Actually, the thing you're referring to is called a switch loop.
You can find out if you have a switch loop by opening up the switch, pop off hte cover plate and pull the switch out a bit.
If you see one cable coming into the box with two wires (white and black), and both go to the switch itself (as well as ground if present), that is a switch loop.
If you see one cable, but it has black, white and red wires -- and black and red go to the switch and white is capped off and connected to nothing -- that is also a switch loop, however it complies with current code, and that white wire is the neutral wire the smart switch is looking for.
If you see one cable with black-white-red, and all three go to the switch, see "3-way switches" below.
If you see two cables coming into the box, and the whites from each cable are wire-nutted or spliced to each other in the back of the box... and one wire from each cable goes to the switch (aside from grounds)... that is power at the switch. That configuration is friendly to the use of smart switches. The white wires bundled together are the neutral, and they are not "spare", they are in-use as part of the circuit. The smart switch's neutral can be added to these.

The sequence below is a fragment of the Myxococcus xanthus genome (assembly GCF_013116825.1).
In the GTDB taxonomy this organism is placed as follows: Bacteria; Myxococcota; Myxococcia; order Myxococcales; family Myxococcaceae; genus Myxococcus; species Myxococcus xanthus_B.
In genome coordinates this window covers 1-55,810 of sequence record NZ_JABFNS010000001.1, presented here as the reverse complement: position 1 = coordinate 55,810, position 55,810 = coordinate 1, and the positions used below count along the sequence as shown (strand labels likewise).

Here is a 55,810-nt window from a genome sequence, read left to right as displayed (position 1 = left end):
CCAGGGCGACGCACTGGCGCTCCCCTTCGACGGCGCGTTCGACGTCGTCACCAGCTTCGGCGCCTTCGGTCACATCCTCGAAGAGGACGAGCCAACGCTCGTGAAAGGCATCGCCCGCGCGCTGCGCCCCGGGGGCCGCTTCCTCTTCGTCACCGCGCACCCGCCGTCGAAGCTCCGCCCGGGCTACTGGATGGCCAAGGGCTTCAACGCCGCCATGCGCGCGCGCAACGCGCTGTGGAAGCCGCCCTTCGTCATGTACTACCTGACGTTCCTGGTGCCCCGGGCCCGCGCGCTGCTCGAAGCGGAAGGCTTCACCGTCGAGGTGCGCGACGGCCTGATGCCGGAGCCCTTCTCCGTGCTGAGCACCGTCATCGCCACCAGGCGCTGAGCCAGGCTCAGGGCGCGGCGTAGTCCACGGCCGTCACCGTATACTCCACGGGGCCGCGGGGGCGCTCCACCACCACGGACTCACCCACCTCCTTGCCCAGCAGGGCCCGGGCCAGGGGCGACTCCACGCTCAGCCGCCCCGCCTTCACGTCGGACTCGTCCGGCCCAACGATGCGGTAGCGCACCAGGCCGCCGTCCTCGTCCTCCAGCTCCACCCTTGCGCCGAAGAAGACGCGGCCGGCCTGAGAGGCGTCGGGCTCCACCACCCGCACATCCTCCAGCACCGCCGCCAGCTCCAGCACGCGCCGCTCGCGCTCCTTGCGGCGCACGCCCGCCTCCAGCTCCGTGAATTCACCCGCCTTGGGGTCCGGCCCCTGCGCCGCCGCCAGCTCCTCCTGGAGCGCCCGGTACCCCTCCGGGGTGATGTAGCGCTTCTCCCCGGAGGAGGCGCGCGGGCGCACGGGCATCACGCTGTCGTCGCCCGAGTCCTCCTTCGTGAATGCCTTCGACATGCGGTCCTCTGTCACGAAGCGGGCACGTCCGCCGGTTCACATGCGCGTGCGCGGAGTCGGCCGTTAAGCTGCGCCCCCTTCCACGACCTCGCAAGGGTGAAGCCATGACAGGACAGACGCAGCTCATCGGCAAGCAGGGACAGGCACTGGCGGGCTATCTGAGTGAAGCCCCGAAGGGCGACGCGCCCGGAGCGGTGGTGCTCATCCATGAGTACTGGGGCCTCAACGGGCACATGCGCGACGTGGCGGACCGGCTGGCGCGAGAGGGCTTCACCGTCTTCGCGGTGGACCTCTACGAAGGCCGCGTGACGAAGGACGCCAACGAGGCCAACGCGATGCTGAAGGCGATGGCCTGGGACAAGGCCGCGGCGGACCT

If you see three wires (other than ground) going to 3-4 different terminals on the switch, and 1-2 of those terminal screws are black... that's a different thing, that's a 3-way switch. That is more complicated. But as far as smart switches, you have more options if you have that nice 3-way cable with its red wire.